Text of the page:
In his objection to Tracy’s motion to dismiss the subpoena, Henricks alleged the student was not a journalist and not entitled to journalistic protections, an argument which has motivated local journalists to support her cause. The local chapter of the Society of Professional Journalists donated $1,000 to Tracy’s defense.
Sherwood argued in his motion to dismiss the subpoena that the tapes are protected both under the Montana Media Confidentiality Act — or “shield law” — and under the First Amendment. The statute states that the privilege applies to “any newspaper, magazine, press association, news agency, news service, radio station, television station, or community antenna television service or any person connected with or employed by any of these for the purpose of gathering, writing, editing, or disseminating news”
Henricks argued the Montana statute did not cover someone in Tracy’s position. In addition to arguing that Tracy was primarily a student and not employed by the news media, Henricks pointed out that Tracy used the video documentary for class credit only after she was unable to complete a separate pre-assigned project. Tracy also owns a video business, “Turtle Majik Productions,” but Henricks mentioned that her state business application makes no mention of investigative journalism as its business purpose. Henricks also argued that Tracy failed to get a business license with the city.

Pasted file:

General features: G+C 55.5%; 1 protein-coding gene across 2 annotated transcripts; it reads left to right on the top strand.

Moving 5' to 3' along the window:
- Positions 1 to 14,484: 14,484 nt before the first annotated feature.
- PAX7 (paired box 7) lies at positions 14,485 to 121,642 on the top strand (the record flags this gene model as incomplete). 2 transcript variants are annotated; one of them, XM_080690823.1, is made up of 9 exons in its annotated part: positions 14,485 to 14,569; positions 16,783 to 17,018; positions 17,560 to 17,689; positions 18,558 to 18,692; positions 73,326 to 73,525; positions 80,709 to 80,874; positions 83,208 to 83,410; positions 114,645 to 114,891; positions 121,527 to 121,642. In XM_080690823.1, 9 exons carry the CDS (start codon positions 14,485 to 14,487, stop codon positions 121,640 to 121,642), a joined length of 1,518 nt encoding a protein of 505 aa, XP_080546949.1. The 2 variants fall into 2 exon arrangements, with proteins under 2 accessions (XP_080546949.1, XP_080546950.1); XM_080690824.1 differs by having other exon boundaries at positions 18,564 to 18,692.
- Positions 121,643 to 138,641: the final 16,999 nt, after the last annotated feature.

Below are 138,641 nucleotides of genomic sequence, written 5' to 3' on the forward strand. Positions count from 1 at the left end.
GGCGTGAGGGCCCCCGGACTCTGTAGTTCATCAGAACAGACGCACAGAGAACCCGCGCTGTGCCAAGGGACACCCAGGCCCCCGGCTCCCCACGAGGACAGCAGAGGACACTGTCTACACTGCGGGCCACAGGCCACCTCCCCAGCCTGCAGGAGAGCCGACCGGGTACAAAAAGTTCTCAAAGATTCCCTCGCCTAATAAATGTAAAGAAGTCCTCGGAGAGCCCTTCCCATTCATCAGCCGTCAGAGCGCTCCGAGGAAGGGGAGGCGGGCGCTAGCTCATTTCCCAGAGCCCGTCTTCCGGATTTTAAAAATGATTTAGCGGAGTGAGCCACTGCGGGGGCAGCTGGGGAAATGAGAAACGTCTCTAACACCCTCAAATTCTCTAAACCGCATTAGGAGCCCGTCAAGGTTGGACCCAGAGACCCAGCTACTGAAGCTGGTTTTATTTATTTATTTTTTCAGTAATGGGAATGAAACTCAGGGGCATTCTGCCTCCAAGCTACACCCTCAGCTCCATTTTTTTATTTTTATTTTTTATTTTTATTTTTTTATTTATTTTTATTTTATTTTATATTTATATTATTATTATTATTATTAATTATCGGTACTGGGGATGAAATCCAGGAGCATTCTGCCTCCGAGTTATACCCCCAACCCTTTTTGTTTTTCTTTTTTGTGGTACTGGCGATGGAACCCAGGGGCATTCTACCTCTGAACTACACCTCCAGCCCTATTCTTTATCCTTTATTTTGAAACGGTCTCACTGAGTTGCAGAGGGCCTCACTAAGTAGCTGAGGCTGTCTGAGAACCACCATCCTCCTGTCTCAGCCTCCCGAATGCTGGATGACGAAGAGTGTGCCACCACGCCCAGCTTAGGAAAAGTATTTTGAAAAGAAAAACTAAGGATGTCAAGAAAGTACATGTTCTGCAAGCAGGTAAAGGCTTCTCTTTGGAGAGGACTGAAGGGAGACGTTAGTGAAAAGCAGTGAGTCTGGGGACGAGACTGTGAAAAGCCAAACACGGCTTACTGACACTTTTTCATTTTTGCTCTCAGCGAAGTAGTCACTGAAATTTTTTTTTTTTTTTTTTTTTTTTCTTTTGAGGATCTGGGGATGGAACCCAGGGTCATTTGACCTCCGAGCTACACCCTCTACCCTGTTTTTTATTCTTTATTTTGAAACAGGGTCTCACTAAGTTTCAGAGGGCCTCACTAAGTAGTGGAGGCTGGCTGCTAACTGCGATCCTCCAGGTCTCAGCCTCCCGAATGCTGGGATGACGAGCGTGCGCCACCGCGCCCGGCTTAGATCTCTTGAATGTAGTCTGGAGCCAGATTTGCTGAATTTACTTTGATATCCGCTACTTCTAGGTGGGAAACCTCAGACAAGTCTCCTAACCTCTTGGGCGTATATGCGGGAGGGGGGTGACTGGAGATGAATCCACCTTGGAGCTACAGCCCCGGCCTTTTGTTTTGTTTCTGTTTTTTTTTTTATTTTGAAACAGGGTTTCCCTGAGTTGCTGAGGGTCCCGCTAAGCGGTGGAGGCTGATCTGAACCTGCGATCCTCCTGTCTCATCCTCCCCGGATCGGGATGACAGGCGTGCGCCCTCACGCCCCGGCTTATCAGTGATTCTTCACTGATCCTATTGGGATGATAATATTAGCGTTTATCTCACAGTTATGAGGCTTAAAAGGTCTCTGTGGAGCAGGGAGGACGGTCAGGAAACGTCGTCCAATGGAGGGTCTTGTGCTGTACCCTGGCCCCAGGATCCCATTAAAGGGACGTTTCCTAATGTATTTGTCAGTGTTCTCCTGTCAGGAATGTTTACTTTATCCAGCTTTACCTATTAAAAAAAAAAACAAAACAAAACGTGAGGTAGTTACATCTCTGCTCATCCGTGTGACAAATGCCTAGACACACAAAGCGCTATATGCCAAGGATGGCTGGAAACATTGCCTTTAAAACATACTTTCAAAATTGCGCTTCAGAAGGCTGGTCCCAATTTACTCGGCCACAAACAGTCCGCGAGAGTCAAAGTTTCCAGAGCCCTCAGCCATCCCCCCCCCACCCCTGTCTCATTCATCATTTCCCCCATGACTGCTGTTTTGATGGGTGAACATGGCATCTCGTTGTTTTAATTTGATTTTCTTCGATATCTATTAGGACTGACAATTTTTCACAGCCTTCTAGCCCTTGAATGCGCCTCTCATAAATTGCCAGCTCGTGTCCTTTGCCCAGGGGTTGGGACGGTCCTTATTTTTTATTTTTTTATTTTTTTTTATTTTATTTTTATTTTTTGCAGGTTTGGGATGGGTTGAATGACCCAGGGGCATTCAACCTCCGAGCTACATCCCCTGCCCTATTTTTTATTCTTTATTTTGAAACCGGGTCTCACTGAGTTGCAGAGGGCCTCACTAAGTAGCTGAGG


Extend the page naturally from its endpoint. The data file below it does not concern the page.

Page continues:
“My idea of a journalist is somebody who recognizes a newsworthy event, and documents it and disseminates it out to public,” Tracy said. “I think documentarians are as much journalists as news reporters.”
“At SPJ, we’d almost say there is no set definition for what makes a journalist because once you start defining them, we feel that opens the door to certain restrictions based on the definition,” said Ian Marquand, chair of the SPJ Freedom of Information committee. “As vague as it may sound, I know a journalist when I see one based on the function they perform and based on why they do what they do and what the nature of their work is.”
Tracy said that public statements by authorities indicated that two detectives have been examining videos shot by others since the incidents took place. Henricks said police had reviewed approximately 40 other tapes, but denied that Tracy’s tapes were superfluous to the investigation.
In a seven-page ruling calling for the hearing, Missoula District Judge Douglas Harkin determined the primary issue is whether Tracy is a “person” under the state shield law.
“The term ‘person’ under (the shield law) does not encompass any university student studying journalism at the University of Montana who receives academic credit from the Journalism Department for school work performed,” Harkin wrote. “However, Linda Tracy has presented evidence that her business, Turtle Majik Productions, or her connection with the University of Montana’s Radio and Television Department program entitled Montana Journal meets the threshold level needed to raise a question of fact; therefore, an evidentiary hearing is required.” –DB